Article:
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Mr. David Drew (Stroud) (Lab/Co-op): I have some concerns about how the out-of-hours service operates, but I am not sure that GPs would want to turn the clock back. Part of the reality of the new contract was that GPs wanted a new environment to work in. I would prefer it if GPs volunteered to join the out-of-hours services. Some will, but some have chosen not to do so. What would the hon. Gentleman do in the circumstances to try to encourage them to do so?

Mr. Lansley: I shall deal with the issue of out-of-hours services in some detail later in my speech, but the short answer is that where the PCT continues to have a contract with a GP-led co-op that continues to have the support of local practitioners—as is happily the case in my area—much better results are seen than in other areas. That distinction points us in the right direction.

Despite the fact that a million patients visit their local family doctor practice each day—a far greater number than access NHS services by any other means—GPs see their service being diminished in importance. For example, I was on a bus in London recently—such is the nature of opposition that we cannot just get into the back of a car and hope that it moves. I saw an advert placed by a strategic health authority advertising options for care. The list included self-care, visiting a pharmacist, going to an NHS walk-in centre,calling NHS Direct, attending a minor injuries unit, going to accident and emergency or dialling 999 in an emergency. At the end of the list it said:

Is it any wonder that GPs feel devalued?

Increasing numbers of GPs are becoming salaried and controlled by their PCTs, and all GPs are being inspected, validated, performance-managed and target-driven to the point where they are concerned about their continuing clinical freedom. As Dr. Mayur Lakhani, the new chairman of the Royal College of General
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Practitioners, said in the most recent edition of the BMA News:

Dr. Lakhani also suggested that the greatest threat to the profession—and this point is relevant to the intervention by the hon. Member for Bury, North (Mr. Chaytor)—is the

He said:

Chris Bryant (Rhondda) (Lab): The hon. Gentleman may think it odd that a Welsh Member of Parliament should intervene on this point, although much of what he has been talking about applies equally to Wales as it does to England, even though some of what he says applies only in England. He said that many more GPs are now salaried and he suggested that that was a problem. I represent a valleys constituency that has found it very difficult to recruit traditional-style GPs, so the advent of the salaried GP has led to a dramatic improvement in provision locally.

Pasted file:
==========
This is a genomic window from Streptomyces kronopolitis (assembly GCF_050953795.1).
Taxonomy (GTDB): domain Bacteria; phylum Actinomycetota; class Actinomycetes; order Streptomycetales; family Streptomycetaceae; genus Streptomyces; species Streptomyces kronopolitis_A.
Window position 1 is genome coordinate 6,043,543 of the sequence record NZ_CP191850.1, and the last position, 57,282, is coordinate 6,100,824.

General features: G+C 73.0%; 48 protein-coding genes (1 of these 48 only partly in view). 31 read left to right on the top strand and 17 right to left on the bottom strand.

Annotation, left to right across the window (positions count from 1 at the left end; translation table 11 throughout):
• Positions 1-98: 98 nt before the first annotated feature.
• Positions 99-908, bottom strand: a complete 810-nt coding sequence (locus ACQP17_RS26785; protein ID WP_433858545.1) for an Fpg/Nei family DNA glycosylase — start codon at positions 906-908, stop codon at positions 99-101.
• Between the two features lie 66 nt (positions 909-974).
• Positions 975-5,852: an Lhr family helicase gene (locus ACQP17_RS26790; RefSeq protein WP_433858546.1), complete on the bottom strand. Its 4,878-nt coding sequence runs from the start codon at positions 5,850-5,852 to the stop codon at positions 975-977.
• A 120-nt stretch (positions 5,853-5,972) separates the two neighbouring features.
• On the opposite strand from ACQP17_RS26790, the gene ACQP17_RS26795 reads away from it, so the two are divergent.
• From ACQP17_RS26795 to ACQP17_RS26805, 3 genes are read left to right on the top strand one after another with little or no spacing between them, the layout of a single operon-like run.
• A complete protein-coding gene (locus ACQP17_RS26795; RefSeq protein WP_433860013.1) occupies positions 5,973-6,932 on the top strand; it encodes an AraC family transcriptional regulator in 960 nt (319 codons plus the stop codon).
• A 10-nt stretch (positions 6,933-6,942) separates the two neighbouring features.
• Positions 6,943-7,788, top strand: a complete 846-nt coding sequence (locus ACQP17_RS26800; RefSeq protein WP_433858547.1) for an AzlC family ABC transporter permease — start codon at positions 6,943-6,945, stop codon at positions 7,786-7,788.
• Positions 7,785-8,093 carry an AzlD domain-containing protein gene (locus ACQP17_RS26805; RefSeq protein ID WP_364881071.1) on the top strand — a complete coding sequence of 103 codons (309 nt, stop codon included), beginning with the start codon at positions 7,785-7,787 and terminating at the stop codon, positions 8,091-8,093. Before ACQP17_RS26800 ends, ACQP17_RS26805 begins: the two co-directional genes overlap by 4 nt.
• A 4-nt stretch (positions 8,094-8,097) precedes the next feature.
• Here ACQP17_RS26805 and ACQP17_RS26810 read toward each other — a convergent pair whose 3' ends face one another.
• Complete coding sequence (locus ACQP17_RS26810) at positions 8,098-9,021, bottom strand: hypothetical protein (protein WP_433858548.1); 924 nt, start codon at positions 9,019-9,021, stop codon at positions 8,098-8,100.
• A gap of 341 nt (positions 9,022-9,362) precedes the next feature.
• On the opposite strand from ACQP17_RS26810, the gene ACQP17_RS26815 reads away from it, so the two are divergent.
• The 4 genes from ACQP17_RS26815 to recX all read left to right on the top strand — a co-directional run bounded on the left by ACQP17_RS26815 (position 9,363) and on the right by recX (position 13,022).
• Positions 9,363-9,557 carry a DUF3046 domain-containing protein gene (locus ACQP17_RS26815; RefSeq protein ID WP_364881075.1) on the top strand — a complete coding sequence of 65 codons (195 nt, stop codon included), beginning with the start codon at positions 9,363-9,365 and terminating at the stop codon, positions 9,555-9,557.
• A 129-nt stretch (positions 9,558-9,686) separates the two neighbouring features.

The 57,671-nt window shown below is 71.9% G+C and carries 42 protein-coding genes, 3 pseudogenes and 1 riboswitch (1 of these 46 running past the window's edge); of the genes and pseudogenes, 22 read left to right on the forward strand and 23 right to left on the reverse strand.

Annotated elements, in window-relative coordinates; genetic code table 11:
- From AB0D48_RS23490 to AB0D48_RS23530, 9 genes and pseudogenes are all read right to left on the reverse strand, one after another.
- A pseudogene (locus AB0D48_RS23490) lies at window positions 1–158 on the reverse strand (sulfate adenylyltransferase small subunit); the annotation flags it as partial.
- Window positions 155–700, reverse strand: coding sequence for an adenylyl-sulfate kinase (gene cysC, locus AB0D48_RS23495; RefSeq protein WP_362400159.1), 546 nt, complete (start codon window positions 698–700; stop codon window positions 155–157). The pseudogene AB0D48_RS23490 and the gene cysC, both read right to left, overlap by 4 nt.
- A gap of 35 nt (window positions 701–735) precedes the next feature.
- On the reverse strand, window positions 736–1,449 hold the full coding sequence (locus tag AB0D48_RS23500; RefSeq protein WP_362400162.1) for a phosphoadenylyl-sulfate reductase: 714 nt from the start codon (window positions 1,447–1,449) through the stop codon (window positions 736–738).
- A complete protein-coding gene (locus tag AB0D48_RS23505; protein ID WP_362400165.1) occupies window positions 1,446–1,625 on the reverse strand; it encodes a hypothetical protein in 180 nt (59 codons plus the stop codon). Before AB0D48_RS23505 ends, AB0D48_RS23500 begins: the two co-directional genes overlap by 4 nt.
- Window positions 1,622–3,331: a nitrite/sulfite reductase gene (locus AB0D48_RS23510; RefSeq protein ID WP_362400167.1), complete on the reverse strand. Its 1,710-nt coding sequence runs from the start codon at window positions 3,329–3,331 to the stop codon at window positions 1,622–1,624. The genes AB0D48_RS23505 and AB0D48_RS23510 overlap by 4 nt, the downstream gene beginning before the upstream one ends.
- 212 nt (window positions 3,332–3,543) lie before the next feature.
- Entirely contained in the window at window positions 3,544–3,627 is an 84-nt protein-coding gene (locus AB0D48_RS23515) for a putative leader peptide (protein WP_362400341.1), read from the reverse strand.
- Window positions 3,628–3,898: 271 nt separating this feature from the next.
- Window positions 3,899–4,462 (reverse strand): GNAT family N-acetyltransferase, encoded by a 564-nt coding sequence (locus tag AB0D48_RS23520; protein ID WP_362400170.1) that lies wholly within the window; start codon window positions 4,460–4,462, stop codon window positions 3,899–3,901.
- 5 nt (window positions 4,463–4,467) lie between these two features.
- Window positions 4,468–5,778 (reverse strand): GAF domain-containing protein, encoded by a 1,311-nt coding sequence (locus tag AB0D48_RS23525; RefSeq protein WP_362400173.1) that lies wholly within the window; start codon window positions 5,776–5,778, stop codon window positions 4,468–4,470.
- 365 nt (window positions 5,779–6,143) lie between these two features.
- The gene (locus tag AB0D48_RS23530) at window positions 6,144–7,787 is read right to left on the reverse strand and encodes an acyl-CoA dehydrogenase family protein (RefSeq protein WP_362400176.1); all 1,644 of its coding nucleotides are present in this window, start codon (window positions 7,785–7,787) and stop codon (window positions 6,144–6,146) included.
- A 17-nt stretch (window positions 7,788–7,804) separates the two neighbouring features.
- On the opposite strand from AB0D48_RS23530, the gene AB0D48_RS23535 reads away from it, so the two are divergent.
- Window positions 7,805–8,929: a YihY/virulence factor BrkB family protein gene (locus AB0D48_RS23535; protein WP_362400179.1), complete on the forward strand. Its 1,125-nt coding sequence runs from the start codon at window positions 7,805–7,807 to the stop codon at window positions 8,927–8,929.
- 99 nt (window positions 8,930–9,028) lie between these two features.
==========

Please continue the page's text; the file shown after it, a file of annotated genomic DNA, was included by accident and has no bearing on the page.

Mr. Lansley: Far be it from me ever to think that what the hon. Gentleman says is odd. However, to introduce salaried GPs in circumstances in which it is difficult to recruit self-employed practitioners is very different from trying deliberately to introduce salaried GPs in place of self-employed practitioners, as PCTs are attempting to do in many areas.

Dr. Lakhani is right in what he says and right to say it. The Government cannot have it both ways. If, as I suspect, they know that they will achieve their aims only through recreating the innovation, energy and responsiveness of GP fundholding, they cannot at the same time put GPs on to a treadmill of providing services as dictated by the Department of Health. The Government cannot seek to recreate the benefits of fundholding and, at the same time, devalue the leading role of family doctor services in primary care.

Mr. Chaytor: Does the hon. Gentleman accept that one of the by-products of the introduction of GP fundholding by the previous Government was that it encouraged many GPs to devolve responsibilities to nursing staff for the first time ever? With no disrespect to Dr. Lakhani, there are many GPs who have actively argued for that to happen for many years. Does the hon. Gentleman seriously object to initiatives such as NHS Direct, which gives ordinary patients faster access to the health service?

Mr. Lansley: The point is not that NHS Direct is undesirable as a means of accessing NHS services, nor that walk-in centres are undesirable as a means of improving diversity of provision. We are in favour of diversity of provision. I have spoken about the importance of extending the role of nurses, for example. However, it is important for GPs to be focused on the things that they do best, such as diagnosis and the